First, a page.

This is blog #2 of the Enos Barton series. Read blog #1 here.

As business partners, Enos Barton and Elisha Gray were well matched. Gray had credibility with Western Union and a growing reputation outside the company. He was on the verge of a practical printing telegraph. Barton had the technical skills to assist the inventor with his research, as well as the business and managerial skills to turn Gray’s inventions into marketable products.

This photo was taken in 1881 in the doorway of 62 Church Street. Enos Barton is in the center. At the far left is Albert Salt, who later became Graybar’s first president. The man third from left, with his back in the doorway, is Henry Thayer, who later became Chairman of AT&T. Next to him is H.M. Sage, who became the Superintendent of Western Electric’s huge Hawthorne Works in Illinois.

For Barton, not yet 27 years old, buying into George Shawk’s business was just the first of many good business decisions he would make.

Barton’s first priority was to raise capital for the cash-strapped partnership.  He approached General Anson Stager, general superintendent of Western Union, who was their best customer. He proposed that Stager invest in Gray & Barton. This would enable Elisha Gray to complete his work on the printing telegraph, which was bound to be a huge commercial success for Western Union.

Stager agreed to become a 50% partner on the condition that the business relocate to Chicago, near Western Union’s home office. Gray and Barton were happy to accept his terms. They moved their modest headquarters to 162 South Water Street, Chicago, and left the Cleveland shop open as the company’s first branch.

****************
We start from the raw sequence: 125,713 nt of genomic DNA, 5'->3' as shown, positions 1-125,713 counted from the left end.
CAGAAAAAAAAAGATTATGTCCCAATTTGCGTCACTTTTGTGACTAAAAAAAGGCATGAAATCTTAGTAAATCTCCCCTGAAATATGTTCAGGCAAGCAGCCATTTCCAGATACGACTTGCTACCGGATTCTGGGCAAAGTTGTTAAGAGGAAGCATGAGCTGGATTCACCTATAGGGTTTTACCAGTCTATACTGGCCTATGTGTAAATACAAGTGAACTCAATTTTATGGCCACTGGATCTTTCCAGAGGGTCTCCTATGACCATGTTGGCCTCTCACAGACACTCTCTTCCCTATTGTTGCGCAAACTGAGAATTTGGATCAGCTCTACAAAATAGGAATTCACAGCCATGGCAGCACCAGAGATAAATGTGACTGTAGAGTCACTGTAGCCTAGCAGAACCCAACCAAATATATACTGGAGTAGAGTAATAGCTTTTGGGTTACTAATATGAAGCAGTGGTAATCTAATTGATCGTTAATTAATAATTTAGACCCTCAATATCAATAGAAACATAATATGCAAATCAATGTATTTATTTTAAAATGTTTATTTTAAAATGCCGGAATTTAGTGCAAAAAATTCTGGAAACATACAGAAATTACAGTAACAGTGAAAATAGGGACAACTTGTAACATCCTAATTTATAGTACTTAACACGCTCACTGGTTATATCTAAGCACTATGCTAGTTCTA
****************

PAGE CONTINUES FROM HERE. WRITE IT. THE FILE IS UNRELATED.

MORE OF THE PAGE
The Water Street address proved to be a blessing. In 1871, the Great Chicago Fire came within two blocks of Gray & Barton. With the city’s electrical and telegraph networks destroyed, Gray & Barton played a major role in supplying scarce electrical products and restoring Western Union service.

Meanwhile, Elisha Gray had perfected and applied for a patent on his printing telegraph. The company’s small manufacturing shops were already straining to fill customer orders for telegraph components and other devices.

In three short years, the firm of Gray & Barton had more than proven its value to Western Union. The partnership that Barton had capitalized with several hundred dollars of borrowed money in 1869 was growing geometrically. By 1871, the firm employed more than 100 people.

In 1872, the year Gray was awarded a patent for his printing telegraph, Anson Stager and the Western Union Telegraph Company decided that Gray & Barton, their valued supplier, should become part of the Western Union organization. Stager had convinced Western Union that it would be more economical for the company to consolidate its manufacturing with Western Electric in Chicago rather than divide the work among separate shops.

On April 1, 1872, Western Union bought a controlling interest in the business, recapitalized it at $150,000, and formed the Western Electric Manufacturing Company of Chicago, successor to Gray & Barton.

Stager was named president of the new company; Barton became vice president; Elisha Gray, superintendent; and Charles Lewis, general foreman. 

During this period, Elisha Gray was beginning his experiments with a telegraph multiplexer. Unknown to anyone at the time, this line of research would lead straight to the biggest patent fight in American history. In the meantime, Enos Barton – the former Western Union messenger boy – had become a vice president of the company and was about to manage its most important manufacturing plant. Barton was 29 years old. He was just getting started in his career.

Read Part 3 of the Enos Barton series here.

This article was republished from the Winter 1994 Graybar Outlook magazine.